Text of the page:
Here at Qualms & Conundrums, we know you get a kick out of kickin’ ass. But since you can’t win at life by being too serious – you know, Carpe Diem, Girls Just Wanna Have Fun and all that – every week, we’ll go around digging for the best things you can do to act for change, indulge in a necessary but fun wardrobe addition, learn something unexpected and maybe end the week with something to meditate on. Some of it is responsible, and some of it is just for fun!
Take Action with the Global Fashion Exchange
The Global Fashion Exchange is an initiative launched in 2013 to keep clothes from going to landfills by organizing swap events worldwide. From New York to London, to of course Melbourne and Lisbon, GFX is getting around. So far, over 23 tons of clothing have been swapped at GFX events.
This year, for the Fashion Revolution Week they’re inviting you – yes! you! – to take action too! From April 23rd to 29th, become a GFX ambassador. Call your girlfriends, your boyfriends too, locate your local Fashion Revolution Office and organize your own clothes swap.
Don’t feel like doing anything fancy? Don’t! Do what époque évolution suggests: get your girlfriends around the coffee table and a drink (preferably something that doesn’t stain), and get swappin’!
Widen Your Horizons
Ok. So maybe you’re not one for grand gestures. We hear you! Here are a few think pieces to stay involved in the best conversations going on in the industry.
1. The ethical fashion industry can’t forget about women of color in the U.S. – Hello Giggles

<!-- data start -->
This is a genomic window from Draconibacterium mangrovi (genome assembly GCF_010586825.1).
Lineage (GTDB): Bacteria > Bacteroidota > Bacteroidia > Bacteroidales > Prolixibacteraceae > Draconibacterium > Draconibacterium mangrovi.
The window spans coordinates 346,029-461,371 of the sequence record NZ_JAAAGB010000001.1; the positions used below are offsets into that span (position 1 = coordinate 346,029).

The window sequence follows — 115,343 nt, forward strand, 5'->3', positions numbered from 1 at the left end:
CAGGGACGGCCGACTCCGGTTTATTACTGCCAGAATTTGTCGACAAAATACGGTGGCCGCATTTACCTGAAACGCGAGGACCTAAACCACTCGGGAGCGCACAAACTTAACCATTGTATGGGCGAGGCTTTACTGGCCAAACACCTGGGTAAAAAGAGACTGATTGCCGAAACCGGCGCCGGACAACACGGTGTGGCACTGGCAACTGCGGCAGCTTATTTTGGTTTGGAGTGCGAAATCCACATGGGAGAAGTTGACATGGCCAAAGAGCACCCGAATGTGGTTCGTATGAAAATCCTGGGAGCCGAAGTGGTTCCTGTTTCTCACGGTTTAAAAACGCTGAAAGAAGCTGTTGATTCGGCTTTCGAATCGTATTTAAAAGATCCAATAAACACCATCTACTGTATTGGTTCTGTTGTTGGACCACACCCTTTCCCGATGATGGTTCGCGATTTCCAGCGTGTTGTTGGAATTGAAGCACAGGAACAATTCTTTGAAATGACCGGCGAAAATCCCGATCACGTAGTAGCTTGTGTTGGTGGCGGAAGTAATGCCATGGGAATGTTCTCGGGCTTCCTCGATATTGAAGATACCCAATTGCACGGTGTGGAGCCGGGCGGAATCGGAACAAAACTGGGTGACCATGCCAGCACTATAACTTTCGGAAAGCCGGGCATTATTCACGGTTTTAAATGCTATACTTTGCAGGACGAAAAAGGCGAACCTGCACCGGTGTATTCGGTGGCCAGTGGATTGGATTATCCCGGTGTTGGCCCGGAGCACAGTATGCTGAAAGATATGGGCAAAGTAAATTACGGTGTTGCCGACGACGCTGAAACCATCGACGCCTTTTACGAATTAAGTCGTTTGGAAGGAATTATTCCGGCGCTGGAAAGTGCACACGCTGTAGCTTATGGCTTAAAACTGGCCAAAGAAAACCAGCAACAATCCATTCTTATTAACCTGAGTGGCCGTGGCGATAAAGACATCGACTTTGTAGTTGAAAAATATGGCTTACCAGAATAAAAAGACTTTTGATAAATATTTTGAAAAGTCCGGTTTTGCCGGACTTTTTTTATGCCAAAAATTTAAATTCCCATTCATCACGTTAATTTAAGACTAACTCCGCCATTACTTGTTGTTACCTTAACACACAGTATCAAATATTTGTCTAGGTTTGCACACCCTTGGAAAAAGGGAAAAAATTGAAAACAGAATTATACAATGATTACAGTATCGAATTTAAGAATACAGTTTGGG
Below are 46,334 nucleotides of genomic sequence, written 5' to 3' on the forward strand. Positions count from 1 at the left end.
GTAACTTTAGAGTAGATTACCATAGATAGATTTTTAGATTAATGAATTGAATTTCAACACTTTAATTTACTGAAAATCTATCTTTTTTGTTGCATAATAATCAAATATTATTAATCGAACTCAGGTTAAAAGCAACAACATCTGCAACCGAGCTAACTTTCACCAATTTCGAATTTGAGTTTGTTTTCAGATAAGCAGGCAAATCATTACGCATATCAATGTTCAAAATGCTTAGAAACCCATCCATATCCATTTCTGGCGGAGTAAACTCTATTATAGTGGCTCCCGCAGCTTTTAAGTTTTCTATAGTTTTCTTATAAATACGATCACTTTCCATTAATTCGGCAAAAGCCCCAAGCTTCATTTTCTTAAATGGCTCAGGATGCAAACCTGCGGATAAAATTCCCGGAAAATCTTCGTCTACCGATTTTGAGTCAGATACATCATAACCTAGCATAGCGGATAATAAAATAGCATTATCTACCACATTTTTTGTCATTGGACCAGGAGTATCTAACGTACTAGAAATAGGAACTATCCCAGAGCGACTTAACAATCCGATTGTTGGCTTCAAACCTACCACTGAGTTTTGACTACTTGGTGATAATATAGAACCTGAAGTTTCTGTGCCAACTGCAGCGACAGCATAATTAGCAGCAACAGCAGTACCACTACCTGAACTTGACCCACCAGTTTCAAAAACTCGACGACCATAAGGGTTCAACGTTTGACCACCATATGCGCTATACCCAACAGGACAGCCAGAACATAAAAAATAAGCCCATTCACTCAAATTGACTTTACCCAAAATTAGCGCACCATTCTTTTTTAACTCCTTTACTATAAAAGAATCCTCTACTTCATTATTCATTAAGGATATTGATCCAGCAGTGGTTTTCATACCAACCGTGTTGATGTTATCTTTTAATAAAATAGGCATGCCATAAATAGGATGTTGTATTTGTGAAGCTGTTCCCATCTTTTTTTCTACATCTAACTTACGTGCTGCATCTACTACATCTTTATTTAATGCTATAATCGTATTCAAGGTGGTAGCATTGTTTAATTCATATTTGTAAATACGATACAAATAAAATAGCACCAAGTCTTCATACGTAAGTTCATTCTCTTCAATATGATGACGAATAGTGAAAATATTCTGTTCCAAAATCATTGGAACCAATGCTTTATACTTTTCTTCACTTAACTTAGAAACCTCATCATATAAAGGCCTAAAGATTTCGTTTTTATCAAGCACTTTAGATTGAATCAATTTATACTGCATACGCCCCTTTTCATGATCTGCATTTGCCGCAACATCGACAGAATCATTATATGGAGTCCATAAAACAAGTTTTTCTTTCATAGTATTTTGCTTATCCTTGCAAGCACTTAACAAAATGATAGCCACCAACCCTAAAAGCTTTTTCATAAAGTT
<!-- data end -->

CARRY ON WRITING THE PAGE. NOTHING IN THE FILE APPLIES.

In this article Benita Robledo tackles the issue of classism in the ethical fashion industry. It’s a much needed reminder that Ethical Fashion needs to get inclusive at all levels, from the manufacture to the final buyer.
“It’s not enough that our clothes are organic or ethically-made. We must seek brands and businesses owned by people of color. When we buy from people of color, our money gets filtered through their communities. It raises property values and provides money and resources for schools. Making this one small behavior change snowballs over time, giving communities of color the economic boost they need to thrive. Just as our dollars help women in rural India, it will also help the woman a few blocks down the way.”
Don’t read this article as an invitation to buy G-Star, read it because learning about the cool innovations that are changing the face of fashion is worth sparing some time in your day. And also, buy some G-Star jeans if you need them. They’re vegan, eco-friendly… ethical all-around!
“Achieving the gold ranking for its denim was an almost two-year process that involved formulating an entirely new procedure for indigo dyeing that cut the use of chemicals that can be hard to remove from water systems post-use. In short, G-Star put significant resources toward making its sustainability goals possible. And instead of guarding the results to maintain a competitive edge G-Star submitted its work to Cradle to Cradle, which automatically makes everything it certifies open source.”
3. Turning plastic bottles into installations for sustainable light art festival i Light Marina Bay – The Straights Times
From March 9th to April 1st 2018, the i Light Marina Bay festival will light up the Singapore waterfront, with 22 enthralling light art installations spread across an extended festival ground. Held since 2010, i Light Marina Bay is a showcase of light art installations created by artists from around the world.
“This year’s edition will see greater participation from the community, with an umbrella of initiatives to encourage festivalgoers to adopt sustainable habits in their daily lives. For instance, held in conjunction with the festival will be a Switch Off, Turn Up campaign, which will rally corporate organisations around Marina Bay and beyond to switch off non-essential lighting and turn up their air-conditioning temperatures to save energy.”
Take it slow
On Qualms & Conundrums
Discover QC’s latest interview with Stephanie Theis Fajardo, Founder of Akoma1260, an ethical brand that supports African and Colombian craftsmanship.